Archive for June 2010

Paul Kenny’s talk at the Business of Software 2009 08 Jun

Paul Kenny is a regular speaker at the Business of Software. He’s an expert on sales, especially high tech sales, and both Red Gate and Fog Creek hire him all the time to train our sales teams and build our sales organization.

Here’s a video of his talk at last year’s conference:

The next Business of Software conference will be in Boston, October 4th-6th.

My secret weapon for setting executive compensation 09 Jun

My friend Noam at Harvard Business School does annual surveys of executive compensation in tech companies. The surveys are a great way to figure out how much to pay that VP of Sales you were thinking of hiring, or whether your equity grant as CTO is fair.

You can buy the studies for $999, or you can participate in the survey and get free access to the results when they’re published.

Area 51 is now in beta 22 Jun

Area 51 is now in beta. This is the promised place where the community comes together to invent new Stack Exchange sites.

Benofsky from Hacker News writes:

Seems overly complicated, I have no idea what's going on when I visit Area 51, I guess this is their strategy for turning away uncommitted users.

Also, how are they going to make money?

I’m glad you asked, benofsky! The answer is simple. Volume.


Well, I’m not one to take Internet chat board comments seriously. After all, the Anonymous Nostradamus’s over at Code Project reacted thus when Stack Overflow itself launched:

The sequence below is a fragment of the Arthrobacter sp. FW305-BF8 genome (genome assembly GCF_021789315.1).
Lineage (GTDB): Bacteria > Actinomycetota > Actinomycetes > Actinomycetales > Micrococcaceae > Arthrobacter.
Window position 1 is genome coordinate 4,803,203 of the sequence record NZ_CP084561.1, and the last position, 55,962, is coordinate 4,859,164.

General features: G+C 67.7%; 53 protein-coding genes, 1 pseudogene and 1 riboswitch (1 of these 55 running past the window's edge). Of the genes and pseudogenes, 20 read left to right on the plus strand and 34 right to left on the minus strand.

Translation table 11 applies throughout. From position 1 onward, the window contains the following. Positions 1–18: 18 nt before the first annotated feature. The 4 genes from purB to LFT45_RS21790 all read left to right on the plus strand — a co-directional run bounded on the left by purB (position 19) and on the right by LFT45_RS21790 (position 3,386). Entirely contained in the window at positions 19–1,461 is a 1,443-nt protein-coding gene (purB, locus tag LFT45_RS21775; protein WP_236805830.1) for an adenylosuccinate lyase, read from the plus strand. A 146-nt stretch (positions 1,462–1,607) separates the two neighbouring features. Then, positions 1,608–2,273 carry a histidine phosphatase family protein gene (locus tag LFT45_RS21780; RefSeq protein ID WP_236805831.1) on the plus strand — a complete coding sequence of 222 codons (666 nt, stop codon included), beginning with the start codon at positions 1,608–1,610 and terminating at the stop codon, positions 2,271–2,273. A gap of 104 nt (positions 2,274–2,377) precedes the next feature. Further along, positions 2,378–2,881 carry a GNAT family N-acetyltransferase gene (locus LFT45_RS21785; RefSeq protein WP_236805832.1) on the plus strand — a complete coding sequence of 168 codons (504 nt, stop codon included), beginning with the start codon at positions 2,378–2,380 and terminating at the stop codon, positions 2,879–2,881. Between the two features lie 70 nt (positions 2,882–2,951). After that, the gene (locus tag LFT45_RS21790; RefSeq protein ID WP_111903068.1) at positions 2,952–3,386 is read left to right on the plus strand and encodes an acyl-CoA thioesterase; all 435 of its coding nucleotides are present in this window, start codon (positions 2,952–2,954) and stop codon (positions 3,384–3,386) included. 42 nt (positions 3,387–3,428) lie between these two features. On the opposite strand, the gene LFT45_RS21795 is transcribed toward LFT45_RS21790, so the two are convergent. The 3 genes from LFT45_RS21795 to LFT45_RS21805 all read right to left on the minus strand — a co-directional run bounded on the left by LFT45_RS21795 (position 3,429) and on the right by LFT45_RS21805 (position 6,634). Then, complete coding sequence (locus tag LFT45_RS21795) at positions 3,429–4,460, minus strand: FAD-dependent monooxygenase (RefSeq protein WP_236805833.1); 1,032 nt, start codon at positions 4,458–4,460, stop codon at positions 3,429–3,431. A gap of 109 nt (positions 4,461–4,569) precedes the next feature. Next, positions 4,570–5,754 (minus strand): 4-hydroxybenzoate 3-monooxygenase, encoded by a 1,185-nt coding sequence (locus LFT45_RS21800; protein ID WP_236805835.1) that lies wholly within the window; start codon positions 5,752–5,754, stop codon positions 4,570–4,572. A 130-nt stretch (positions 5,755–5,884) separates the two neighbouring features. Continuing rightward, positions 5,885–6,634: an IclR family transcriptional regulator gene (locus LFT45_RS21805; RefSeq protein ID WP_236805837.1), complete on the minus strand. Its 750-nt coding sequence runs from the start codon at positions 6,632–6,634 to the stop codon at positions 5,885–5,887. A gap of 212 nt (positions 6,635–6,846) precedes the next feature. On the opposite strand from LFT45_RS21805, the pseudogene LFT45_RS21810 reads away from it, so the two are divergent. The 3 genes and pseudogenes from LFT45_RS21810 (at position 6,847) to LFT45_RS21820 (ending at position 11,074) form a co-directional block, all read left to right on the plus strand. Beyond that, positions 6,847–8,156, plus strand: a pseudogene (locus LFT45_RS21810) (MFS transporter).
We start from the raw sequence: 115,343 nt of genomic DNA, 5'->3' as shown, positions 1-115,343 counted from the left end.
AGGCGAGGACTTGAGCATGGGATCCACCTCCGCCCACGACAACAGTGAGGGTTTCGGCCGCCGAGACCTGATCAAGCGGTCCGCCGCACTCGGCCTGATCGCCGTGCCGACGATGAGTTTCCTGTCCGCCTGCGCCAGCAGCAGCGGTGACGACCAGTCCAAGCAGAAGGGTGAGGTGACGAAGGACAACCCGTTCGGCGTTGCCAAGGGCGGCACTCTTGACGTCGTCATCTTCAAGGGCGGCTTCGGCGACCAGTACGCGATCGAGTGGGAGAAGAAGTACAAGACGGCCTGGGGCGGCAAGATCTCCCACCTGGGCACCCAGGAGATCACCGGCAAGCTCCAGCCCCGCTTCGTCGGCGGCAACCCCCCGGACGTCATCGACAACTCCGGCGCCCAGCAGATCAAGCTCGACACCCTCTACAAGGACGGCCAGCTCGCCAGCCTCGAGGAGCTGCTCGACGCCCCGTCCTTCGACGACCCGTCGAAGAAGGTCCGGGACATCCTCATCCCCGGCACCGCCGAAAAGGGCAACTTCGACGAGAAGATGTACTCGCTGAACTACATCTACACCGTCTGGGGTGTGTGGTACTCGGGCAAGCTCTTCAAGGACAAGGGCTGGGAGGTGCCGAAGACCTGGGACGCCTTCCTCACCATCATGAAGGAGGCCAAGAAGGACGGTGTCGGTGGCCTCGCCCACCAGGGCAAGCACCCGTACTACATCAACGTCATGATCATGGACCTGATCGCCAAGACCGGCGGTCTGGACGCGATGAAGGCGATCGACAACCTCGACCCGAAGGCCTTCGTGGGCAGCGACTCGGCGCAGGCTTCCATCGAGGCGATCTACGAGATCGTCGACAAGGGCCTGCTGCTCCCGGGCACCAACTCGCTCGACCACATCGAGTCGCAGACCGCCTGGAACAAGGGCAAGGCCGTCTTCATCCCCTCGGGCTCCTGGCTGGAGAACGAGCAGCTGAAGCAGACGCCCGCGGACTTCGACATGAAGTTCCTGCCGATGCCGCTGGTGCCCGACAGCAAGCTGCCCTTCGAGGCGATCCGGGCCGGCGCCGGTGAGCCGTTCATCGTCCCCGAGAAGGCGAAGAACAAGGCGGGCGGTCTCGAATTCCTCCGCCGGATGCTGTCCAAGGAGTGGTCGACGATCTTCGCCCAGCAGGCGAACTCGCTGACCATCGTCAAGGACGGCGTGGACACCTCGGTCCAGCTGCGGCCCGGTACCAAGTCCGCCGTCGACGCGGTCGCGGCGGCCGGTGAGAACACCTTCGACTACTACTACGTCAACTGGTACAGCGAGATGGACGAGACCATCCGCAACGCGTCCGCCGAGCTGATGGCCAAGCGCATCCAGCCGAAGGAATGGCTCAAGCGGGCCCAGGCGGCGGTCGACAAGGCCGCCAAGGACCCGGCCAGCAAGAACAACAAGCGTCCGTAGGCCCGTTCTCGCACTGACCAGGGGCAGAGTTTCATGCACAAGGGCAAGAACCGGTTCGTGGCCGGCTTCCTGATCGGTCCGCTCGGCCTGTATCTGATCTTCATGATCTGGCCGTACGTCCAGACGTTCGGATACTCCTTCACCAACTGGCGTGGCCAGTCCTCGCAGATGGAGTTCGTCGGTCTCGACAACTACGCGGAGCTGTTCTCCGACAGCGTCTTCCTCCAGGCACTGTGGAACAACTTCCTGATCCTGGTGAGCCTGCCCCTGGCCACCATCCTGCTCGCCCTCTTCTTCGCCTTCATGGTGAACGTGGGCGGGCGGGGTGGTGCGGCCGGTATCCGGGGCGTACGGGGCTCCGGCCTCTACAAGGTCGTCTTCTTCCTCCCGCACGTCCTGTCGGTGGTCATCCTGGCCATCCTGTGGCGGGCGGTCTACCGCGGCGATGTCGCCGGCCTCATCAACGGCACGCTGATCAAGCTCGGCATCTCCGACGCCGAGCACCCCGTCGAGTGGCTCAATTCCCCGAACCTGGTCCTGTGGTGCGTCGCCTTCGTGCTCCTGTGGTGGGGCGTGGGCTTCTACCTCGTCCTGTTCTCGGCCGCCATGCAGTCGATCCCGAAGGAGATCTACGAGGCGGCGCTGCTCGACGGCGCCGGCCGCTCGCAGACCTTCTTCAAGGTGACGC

I think the UI sucks. I can't imagine this site being around in a year.

We all know how stunningly accurate that prediction was:

Benofsky is onto something, though. Area 51 is not for everyone. If you don’t know what it’s for, or why it’s going to work, or you can’t figure it out, it’s not, actually for you.

Don Norman at the Business of Software 2009 28 Jun

Neil has posted a video of Don Norman (most famous for his book The Design of Everyday Things) speaking at the Business of Software conference last year in San Francisco.

“Imagine you’re on the first slide of your powerpoint presentation and want to move to the next slide. Your remote control has two buttons. They are unmarked, but one button points up and one button points down.

“Which button do you press?”

It turns out half the people press up, half the people press down, and everybody thinks their choice is obvious. It’s a great talk.

The early bird discount for the Business of Software 2010 (Boston, October 4-6) saves you $400, but it expires this week, so this is the right time to sign up for my favorite conference.

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Historical Archive

1114 posts over 16 years. Everything I’ve ever published is right here.

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Now that you’ve read all that —

There’s a software company in New York City dedicated to doing things the right way and proving that it can be done profitably and successfully.

Fog Creek Software